Last weekend I finalized another piece to my photography packaging plan. This DIY Rosette Flower is a part of that plan, but here I will walk you through how I made it! In a future post, you’ll see how I’ll be using it in my packaging. I’d love to see the fabrics or different variations you come up with if you follow along with this DIY – post an image to my Facebook page to share!
To create your own DIY Rosette Flower, you’ll need:
– 1 primary fabric (for rosette and “skirt”)
– 2 contrasting secondary fabrics (for flair on base)
– 1 piece of felt (for base)
– Needle & Thread or sewing machine
– Hot Glue gun
You’ll start off by trimming a 2.5″ x 2.5″ round piece of felt. This is the base to which all other pieces will be secured to as a whole.
Next, from your primary yard of fabric (or less, depending on how many you want to make), you’ll want to cut out a 2.5″ wide strip. Since your fabric will be folded from the ream, you want BOTH pieces, which should still be attached at the folded end. I ended up using about 35″ long of this piece of fabric, just in case your strip isn’t folded like mine was.
Trim off one 3″ piece off the end and trim into a circle.
The primary fabric circle should end up being slightly larger than the white felt circle. Set aside for later hot gluing.
From the primary strip of fabric already cut, trim another 12″ off. Set aside for the “skirt”.
Cut a 2.5″ circle out of one of your secondary fabrics (I recommend one being a sheer complimentary color to the primary fabric). This should be slightly smaller than the primary fabric circle previously cut.
Next, your other secondary fabric should be contrasted with the other colors. I love lace for this piece! Cut 4 strips about 2.5″ long x 1″ wide. Set aside.
Now it’s time for the skirt. Take the 12″ x 2.5″ piece previously cut over to your sewing machine (or by hand) and sew a loose stitch onto one side, all the way through. Don’t finish or cut the threads from either end – this is very important!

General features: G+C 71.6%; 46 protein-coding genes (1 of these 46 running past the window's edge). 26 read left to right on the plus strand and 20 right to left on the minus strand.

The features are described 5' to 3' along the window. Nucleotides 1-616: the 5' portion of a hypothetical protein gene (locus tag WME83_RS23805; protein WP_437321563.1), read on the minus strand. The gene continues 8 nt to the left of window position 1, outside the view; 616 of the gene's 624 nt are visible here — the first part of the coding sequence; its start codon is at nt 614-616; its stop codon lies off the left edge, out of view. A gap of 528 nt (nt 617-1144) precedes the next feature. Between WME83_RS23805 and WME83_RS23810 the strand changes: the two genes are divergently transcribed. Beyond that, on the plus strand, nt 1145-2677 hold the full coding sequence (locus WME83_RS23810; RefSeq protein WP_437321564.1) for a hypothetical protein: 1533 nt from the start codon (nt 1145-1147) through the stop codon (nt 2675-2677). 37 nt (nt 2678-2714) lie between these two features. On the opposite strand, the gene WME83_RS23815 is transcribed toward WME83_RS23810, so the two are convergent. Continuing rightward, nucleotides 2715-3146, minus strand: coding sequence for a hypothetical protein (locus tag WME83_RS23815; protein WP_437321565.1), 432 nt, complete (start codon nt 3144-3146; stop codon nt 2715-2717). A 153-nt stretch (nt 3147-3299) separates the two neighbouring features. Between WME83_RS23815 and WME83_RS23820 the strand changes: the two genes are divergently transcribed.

Before you go on, I found that I needed to trim the width of this strip. Trim the fabric to 1.5″ wide (remove 1″).
Once the stitch has been placed, pull each end until all of the fabric is bunched together. Go very slow so you don’t snap the thread. It will take a few minutes to get it right!
When it’s all done, your “skirt” will look like this! Tie the threads together to secure and trim.
Once you’ve prepared everything for the base, you’ll want to connect each piece together. Like a stack of plates, you’ll want to glue each piece in the following order, from bottom to top:
– Felt Circle to flat Primary Fabric
– Flat Primary Fabric to “Skirt” (*note that you’ll want to glue the skirt so it wraps around the whole circle – there will have to be overlap on the ends)
– “Skirt” to Sheer Secondary Fabric
– Sheer Secondary Fabric to Contrasting Secondary Fabric strips (lay over each other so they cover the whole circle as shown.
Now, the Rosette!! I save this for last, because I do use the glue gun to secure it properly as I wrap. Since the glue gun is all fired up for the base, I’m ready to go with the Rosette!
The first step is to cut a 20″ piece from the remaining Primary fabric and fold over the 2.5″ wide piece. I secured the fold with a few drops of glue.
Take one corner and fold it over as shown. Secure with a tiny drop of glue.
This is when it starts to get tricky…but with a few tries, you’ll quickly get the hang of it!
Begin to slowly wrap the fabric inwards. Take the strip and fold it backwards like a “4” as you go. Keep rolling along the diagonal of the created triangle (can you see it??), as this portion of the fold becomes the outer ‘petals’ of your Rosette.
Isn’t it starting to get pretty?? I definitely placed a few drops of glue at each interval to keep it secure. It has the potential to unravel quickly as it gets bigger!
Here’s my final Rosette! For the end of the fabric, I folded it into itself, glued it together, then tucked it under the bottom and glued. This gave a good solid area to glue the Rosette to the base already prepared!
When the Rosette was ready, I glued it directly to the base, but it looked a little flat.
To bring up the base a little, I placed a few dots of glue around the bottom of the Rosette and folded the base into those dots. As a result, the secondary fabrics caught the glue and lifted just like I wanted.
Voila! My finished DIY Rosette Flower!
Don’t forget to post images of your Rosettes on my Facebook page!